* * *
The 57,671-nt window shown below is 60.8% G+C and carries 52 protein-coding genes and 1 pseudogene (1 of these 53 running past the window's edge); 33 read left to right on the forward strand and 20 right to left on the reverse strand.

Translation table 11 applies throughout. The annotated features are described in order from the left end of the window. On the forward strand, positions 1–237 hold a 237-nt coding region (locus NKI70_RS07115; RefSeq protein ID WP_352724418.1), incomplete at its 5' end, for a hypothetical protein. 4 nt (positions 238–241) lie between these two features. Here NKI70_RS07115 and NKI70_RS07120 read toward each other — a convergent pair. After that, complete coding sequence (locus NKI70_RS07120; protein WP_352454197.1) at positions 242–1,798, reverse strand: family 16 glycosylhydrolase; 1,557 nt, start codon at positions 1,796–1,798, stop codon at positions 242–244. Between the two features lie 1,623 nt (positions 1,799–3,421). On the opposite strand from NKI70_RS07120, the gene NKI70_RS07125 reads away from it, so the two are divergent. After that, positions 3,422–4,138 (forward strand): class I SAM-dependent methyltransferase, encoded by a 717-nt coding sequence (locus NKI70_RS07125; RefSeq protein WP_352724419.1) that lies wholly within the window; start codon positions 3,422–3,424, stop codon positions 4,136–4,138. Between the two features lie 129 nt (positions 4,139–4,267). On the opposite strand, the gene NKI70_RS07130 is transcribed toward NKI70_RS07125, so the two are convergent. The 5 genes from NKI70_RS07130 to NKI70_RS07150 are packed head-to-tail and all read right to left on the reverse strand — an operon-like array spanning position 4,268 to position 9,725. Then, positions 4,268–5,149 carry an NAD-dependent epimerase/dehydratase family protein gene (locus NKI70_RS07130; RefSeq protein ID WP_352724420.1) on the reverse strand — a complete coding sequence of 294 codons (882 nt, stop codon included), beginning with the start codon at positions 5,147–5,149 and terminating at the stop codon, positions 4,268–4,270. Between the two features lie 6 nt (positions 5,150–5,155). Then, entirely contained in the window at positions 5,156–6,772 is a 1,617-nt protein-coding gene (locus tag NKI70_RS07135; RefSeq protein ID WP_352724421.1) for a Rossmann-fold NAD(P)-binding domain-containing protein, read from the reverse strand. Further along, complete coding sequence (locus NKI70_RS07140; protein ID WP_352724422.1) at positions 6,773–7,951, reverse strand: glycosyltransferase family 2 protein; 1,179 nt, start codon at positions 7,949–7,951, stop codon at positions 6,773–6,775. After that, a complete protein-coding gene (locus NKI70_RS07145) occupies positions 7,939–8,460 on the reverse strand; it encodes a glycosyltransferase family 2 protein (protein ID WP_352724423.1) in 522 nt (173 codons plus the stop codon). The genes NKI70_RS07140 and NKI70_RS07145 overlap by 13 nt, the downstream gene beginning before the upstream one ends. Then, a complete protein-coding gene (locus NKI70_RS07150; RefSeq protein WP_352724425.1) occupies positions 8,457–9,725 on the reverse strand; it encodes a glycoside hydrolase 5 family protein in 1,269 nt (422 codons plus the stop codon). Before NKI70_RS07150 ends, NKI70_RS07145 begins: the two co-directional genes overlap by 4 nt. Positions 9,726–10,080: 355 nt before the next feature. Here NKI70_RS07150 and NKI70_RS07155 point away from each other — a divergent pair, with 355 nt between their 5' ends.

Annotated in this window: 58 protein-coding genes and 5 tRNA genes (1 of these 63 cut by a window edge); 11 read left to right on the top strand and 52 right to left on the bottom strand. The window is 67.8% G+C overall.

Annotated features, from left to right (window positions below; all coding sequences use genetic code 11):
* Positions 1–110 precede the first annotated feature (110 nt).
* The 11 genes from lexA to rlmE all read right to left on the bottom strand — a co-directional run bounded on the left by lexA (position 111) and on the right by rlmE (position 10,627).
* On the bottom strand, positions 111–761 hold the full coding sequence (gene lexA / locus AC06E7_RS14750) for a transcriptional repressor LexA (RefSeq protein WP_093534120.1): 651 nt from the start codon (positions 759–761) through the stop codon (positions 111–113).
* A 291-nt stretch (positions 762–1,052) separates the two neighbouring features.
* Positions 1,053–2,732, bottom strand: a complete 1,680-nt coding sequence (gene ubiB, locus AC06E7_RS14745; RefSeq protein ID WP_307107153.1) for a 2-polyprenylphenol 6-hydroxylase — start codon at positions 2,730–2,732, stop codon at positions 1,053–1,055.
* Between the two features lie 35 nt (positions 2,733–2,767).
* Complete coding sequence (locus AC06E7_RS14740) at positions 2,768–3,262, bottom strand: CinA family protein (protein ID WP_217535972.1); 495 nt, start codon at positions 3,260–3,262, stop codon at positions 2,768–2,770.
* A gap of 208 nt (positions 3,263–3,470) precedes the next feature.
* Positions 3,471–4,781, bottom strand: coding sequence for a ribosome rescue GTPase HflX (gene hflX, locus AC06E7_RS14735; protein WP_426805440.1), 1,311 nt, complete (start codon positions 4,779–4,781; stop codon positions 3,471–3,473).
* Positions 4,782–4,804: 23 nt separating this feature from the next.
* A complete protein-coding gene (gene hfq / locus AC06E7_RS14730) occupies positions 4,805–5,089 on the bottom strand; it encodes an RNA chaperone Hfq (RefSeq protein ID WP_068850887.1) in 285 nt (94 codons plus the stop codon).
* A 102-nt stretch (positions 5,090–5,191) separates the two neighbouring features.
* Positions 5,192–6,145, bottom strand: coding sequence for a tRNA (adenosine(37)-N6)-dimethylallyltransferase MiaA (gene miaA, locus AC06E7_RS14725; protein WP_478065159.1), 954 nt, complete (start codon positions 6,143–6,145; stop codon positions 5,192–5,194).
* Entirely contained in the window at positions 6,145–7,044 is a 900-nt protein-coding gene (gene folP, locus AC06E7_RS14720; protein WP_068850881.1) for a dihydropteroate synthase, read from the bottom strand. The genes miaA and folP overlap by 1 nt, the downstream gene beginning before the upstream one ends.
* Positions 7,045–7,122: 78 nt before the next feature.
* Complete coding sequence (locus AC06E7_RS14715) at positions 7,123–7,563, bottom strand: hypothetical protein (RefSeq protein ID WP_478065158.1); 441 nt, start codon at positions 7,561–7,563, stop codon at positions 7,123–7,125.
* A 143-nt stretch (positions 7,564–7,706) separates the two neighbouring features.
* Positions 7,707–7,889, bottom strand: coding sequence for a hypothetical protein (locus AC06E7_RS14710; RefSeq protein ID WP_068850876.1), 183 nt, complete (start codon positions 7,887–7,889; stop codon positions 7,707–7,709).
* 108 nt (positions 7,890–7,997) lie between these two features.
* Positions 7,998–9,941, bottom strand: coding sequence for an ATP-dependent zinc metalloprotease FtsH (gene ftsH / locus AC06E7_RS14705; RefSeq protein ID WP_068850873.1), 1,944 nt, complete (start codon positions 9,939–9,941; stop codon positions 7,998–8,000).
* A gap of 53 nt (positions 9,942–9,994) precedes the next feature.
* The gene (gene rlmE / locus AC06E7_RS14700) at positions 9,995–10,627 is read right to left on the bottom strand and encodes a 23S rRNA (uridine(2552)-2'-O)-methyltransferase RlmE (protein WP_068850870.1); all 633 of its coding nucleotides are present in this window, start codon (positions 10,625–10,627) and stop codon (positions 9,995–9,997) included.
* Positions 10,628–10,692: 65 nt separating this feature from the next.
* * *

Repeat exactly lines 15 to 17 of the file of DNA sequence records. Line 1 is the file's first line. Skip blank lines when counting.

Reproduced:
* A complete protein-coding gene (gene hfq / locus AC06E7_RS14730) occupies positions 4,805–5,089 on the bottom strand; it encodes an RNA chaperone Hfq (RefSeq protein ID WP_068850887.1) in 285 nt (94 codons plus the stop codon).
* A 102-nt stretch (positions 5,090–5,191) separates the two neighbouring features.
* Positions 5,192–6,145, bottom strand: coding sequence for a tRNA (adenosine(37)-N6)-dimethylallyltransferase MiaA (gene miaA, locus AC06E7_RS14725; protein WP_478065159.1), 954 nt, complete (start codon positions 6,143–6,145; stop codon positions 5,192–5,194).